Sunday, June 19, 2011

More Than Half Of Borneo's Carnivores Face Extinction

KOTA KINABALU -- More than fifty percent of Borneo's many carnivore species could become extinct, according to the International Union for Conservation of Nature (IUCN) which lists them on its red list of threatened species.

In disclosing the findings, Sabah Wildlife Department (SWD) director Dr Laurentius Ambu said as such, there was a need for action plans and long-term solutions to the declining number of Borneo's carnivores.

Speaking at the launching of the 1st Borneo Carnivore Symposium, here, today, he said the need to strengthen knowledge was crucial in efforts to protect the 24 species of carnivores found in Borneo such as the amazing Sunda Clouded Leopard (Neofelis diardi), which is only found in Borneo.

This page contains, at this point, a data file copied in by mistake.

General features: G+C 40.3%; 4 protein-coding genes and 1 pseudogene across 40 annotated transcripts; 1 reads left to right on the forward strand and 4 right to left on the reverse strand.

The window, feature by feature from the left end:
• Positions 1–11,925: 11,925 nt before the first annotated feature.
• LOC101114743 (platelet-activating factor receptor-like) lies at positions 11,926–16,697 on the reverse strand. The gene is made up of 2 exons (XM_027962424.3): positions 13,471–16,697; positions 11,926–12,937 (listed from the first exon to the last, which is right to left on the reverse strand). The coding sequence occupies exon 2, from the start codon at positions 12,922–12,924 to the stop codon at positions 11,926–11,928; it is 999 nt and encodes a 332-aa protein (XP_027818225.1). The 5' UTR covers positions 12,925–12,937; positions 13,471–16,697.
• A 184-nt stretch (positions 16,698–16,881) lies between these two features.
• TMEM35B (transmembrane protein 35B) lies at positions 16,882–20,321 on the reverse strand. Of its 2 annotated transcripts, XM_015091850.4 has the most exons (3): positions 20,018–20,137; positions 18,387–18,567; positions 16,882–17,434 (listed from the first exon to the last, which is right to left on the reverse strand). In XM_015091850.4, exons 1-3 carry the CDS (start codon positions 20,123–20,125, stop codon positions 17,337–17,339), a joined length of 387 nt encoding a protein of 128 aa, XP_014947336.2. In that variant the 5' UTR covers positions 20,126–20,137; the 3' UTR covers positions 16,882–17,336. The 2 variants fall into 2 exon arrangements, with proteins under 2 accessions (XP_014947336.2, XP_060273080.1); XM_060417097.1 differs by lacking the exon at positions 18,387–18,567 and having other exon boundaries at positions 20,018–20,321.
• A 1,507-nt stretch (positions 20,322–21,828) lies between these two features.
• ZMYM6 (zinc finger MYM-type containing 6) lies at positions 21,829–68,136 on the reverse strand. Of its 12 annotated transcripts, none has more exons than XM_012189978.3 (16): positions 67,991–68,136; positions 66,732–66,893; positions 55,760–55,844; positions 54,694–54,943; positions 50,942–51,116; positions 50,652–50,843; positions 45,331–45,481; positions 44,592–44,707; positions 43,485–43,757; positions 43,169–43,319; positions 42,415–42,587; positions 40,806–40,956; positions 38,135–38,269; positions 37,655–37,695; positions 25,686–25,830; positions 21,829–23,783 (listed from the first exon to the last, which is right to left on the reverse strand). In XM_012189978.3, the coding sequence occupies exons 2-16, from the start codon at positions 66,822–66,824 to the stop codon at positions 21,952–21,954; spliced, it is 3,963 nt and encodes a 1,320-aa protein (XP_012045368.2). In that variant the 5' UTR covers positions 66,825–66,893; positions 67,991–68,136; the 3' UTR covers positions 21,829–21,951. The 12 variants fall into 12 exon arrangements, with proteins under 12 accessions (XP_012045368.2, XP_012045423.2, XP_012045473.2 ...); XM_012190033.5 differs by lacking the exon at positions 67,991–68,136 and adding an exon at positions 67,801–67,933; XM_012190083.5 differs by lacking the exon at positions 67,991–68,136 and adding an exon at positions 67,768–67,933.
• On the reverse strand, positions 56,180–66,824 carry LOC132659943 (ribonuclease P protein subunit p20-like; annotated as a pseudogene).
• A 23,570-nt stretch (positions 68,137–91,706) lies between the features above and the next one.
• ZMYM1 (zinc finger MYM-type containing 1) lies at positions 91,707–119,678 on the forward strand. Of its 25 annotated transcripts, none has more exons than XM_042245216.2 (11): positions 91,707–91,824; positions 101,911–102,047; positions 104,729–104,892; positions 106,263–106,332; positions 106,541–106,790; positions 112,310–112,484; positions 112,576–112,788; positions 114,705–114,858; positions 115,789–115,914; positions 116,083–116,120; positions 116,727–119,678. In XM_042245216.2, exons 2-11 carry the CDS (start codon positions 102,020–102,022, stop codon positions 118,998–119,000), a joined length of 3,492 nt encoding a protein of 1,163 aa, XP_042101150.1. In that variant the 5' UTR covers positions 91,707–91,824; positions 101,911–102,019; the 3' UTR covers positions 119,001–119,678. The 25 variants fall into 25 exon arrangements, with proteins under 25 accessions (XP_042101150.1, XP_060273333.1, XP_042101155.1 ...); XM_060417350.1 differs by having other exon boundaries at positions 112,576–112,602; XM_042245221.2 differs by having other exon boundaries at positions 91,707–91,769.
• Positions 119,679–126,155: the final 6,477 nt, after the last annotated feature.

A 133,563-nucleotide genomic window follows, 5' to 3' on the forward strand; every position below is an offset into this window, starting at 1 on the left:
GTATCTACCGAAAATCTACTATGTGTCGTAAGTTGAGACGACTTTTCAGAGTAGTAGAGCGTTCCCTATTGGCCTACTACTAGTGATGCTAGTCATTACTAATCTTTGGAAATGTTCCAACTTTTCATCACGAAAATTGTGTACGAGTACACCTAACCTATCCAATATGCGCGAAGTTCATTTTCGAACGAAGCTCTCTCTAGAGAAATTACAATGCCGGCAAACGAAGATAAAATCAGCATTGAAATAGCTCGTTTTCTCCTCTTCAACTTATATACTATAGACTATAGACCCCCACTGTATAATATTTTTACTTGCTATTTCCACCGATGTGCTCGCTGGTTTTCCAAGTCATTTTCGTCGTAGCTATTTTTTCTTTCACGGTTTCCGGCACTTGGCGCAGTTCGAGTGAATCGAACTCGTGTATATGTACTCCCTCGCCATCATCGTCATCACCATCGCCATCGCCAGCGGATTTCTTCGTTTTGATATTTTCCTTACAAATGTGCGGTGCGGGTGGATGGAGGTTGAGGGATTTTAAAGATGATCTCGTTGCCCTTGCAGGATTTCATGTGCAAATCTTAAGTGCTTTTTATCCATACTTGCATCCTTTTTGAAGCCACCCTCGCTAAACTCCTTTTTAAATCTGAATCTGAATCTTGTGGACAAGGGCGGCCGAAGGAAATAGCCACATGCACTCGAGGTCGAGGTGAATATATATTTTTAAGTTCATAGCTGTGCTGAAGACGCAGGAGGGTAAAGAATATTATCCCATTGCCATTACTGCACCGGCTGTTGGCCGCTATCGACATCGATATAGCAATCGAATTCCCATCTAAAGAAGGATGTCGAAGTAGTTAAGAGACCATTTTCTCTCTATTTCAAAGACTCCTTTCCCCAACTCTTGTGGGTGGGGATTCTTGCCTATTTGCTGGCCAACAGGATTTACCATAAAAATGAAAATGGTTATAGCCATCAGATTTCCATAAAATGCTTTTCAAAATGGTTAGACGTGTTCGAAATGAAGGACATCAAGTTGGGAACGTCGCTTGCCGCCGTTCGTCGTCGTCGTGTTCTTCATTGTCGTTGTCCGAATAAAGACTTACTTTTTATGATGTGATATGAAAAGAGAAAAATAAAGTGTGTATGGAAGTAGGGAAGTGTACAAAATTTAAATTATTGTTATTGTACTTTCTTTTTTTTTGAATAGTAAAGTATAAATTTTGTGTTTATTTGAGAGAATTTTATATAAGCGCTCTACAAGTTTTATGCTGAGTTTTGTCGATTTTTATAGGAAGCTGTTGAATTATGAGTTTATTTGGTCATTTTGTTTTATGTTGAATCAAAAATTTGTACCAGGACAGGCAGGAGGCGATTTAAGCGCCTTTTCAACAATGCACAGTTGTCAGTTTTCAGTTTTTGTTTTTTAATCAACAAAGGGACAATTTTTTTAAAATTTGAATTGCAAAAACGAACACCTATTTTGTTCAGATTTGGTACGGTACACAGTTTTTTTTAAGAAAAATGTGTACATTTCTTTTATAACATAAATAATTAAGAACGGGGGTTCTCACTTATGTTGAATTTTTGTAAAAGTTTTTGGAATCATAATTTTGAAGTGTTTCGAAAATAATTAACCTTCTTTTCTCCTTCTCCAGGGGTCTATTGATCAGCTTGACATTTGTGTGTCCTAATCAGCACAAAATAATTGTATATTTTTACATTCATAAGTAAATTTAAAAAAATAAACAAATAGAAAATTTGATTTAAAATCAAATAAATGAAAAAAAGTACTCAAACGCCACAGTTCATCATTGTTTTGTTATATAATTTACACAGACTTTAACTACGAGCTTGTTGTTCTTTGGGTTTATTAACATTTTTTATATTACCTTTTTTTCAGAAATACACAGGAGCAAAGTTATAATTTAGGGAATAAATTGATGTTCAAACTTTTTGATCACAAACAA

"Last year, scientists even rediscovered the world's most endangered otter species here in Sabah at Dermakot (near Sandakan), so it's obvious we have to work harder to protect these amazing wildlife," he said.

The symposium, aimed at developing action plans to ensure the survival of the carnivores in Borneo, was attended by almost 200 scienties from 15 countries including Malaysia, Brunei and Indonesia.

"The conservation of carnivores is important because they are what we call the keystone species as their presence maintains a healthy ecosystem within the forests of Borneo," said Laurentius who was also the organising chairman of the Symposium.


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